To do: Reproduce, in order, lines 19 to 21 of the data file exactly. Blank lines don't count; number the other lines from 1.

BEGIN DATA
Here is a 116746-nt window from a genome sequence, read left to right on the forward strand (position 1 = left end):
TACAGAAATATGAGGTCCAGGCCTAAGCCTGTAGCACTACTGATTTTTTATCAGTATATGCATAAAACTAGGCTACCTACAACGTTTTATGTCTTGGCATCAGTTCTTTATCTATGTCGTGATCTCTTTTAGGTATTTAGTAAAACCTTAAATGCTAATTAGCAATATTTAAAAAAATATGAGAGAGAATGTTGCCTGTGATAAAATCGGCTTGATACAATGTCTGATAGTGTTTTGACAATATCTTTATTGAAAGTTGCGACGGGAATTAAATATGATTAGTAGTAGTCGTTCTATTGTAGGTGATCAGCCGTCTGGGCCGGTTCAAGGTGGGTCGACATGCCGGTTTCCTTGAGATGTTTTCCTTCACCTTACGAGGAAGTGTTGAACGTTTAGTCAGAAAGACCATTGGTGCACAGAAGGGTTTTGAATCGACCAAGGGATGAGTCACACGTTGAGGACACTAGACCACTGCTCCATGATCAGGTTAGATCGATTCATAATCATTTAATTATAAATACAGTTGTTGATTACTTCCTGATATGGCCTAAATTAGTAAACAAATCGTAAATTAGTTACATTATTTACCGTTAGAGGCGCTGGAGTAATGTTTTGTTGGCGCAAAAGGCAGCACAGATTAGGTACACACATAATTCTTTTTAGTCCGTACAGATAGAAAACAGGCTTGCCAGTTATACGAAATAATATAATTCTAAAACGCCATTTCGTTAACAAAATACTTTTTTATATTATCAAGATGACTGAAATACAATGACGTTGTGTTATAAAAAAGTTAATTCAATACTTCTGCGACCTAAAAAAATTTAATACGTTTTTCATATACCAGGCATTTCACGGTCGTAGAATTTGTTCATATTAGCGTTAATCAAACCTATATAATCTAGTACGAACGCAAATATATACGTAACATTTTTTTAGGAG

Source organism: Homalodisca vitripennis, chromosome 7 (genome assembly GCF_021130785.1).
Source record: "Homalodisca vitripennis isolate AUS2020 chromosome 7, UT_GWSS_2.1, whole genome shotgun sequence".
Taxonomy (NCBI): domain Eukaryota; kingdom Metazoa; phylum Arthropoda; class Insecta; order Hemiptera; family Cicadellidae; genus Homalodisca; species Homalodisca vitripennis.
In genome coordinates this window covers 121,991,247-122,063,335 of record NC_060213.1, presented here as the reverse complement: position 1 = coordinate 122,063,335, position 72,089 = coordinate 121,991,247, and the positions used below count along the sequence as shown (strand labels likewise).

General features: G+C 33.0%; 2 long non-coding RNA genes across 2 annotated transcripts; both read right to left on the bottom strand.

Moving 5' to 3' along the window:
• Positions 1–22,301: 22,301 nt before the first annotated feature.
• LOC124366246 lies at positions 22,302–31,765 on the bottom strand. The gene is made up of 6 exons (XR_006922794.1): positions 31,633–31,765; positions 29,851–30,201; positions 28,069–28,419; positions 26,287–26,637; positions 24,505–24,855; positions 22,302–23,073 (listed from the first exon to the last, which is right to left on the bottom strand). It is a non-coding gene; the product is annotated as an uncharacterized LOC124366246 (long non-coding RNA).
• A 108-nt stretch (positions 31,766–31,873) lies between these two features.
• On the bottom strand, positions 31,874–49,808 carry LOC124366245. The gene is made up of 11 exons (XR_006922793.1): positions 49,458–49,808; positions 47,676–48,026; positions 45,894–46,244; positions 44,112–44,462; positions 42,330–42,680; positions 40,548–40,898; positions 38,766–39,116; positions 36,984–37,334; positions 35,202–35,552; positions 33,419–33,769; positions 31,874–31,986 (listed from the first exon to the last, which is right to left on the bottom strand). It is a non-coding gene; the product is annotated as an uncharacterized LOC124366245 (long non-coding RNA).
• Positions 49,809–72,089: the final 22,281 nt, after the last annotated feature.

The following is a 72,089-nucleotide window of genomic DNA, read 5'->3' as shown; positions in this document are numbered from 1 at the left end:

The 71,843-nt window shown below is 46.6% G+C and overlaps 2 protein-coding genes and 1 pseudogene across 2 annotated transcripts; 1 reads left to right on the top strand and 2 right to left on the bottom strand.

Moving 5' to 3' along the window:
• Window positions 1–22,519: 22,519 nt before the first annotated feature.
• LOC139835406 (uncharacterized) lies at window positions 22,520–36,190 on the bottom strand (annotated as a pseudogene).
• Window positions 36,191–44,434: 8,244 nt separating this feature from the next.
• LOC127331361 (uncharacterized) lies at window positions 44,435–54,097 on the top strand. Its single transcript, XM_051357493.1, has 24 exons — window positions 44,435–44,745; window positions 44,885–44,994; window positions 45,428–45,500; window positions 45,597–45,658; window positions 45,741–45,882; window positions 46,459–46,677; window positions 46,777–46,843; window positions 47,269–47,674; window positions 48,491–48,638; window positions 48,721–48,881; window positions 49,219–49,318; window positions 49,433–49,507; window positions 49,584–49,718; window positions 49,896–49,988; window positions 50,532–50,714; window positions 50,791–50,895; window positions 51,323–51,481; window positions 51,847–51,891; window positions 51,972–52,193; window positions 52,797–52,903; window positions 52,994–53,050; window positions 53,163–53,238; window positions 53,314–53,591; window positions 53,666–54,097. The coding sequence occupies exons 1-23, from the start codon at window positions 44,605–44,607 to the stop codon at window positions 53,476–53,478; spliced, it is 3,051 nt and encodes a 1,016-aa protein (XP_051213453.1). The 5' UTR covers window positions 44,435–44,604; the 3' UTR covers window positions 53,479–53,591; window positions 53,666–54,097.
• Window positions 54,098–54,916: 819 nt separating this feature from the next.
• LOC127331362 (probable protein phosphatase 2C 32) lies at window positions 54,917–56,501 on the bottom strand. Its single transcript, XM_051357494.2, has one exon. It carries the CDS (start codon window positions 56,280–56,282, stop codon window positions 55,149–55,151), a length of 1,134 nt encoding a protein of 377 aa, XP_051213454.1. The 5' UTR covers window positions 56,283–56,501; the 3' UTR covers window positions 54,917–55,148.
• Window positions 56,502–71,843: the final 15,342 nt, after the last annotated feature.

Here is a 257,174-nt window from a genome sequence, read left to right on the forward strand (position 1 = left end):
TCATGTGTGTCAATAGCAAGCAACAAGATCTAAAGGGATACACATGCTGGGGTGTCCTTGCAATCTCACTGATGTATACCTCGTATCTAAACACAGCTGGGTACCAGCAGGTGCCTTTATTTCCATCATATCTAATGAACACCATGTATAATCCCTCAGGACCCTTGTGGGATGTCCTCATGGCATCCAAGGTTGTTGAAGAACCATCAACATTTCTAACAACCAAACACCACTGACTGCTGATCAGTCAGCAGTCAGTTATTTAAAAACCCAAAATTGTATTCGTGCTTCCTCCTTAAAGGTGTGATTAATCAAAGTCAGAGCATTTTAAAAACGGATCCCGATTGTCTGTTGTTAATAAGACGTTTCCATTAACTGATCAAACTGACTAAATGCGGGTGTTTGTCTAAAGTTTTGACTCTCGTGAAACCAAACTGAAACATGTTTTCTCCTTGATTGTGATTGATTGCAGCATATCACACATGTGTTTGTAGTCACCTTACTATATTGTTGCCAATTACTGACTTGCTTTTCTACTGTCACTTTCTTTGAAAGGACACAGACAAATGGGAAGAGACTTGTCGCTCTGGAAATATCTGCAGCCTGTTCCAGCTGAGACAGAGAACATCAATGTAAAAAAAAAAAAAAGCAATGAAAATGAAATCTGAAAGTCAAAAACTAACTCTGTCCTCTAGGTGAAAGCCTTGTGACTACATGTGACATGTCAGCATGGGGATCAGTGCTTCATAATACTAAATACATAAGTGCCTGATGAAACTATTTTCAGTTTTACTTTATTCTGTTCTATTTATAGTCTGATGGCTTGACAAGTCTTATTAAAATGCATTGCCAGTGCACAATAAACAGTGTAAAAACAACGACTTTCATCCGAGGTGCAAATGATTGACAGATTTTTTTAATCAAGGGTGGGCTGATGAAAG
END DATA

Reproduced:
• Window positions 36,191–44,434: 8,244 nt separating this feature from the next.
• LOC127331361 (uncharacterized) lies at window positions 44,435–54,097 on the top strand. Its single transcript, XM_051357493.1, has 24 exons — window positions 44,435–44,745; window positions 44,885–44,994; window positions 45,428–45,500; window positions 45,597–45,658; window positions 45,741–45,882; window positions 46,459–46,677; window positions 46,777–46,843; window positions 47,269–47,674; window positions 48,491–48,638; window positions 48,721–48,881; window positions 49,219–49,318; window positions 49,433–49,507; window positions 49,584–49,718; window positions 49,896–49,988; window positions 50,532–50,714; window positions 50,791–50,895; window positions 51,323–51,481; window positions 51,847–51,891; window positions 51,972–52,193; window positions 52,797–52,903; window positions 52,994–53,050; window positions 53,163–53,238; window positions 53,314–53,591; window positions 53,666–54,097. The coding sequence occupies exons 1-23, from the start codon at window positions 44,605–44,607 to the stop codon at window positions 53,476–53,478; spliced, it is 3,051 nt and encodes a 1,016-aa protein (XP_051213453.1). The 5' UTR covers window positions 44,435–44,604; the 3' UTR covers window positions 53,479–53,591; window positions 53,666–54,097.
• Window positions 54,098–54,916: 819 nt separating this feature from the next.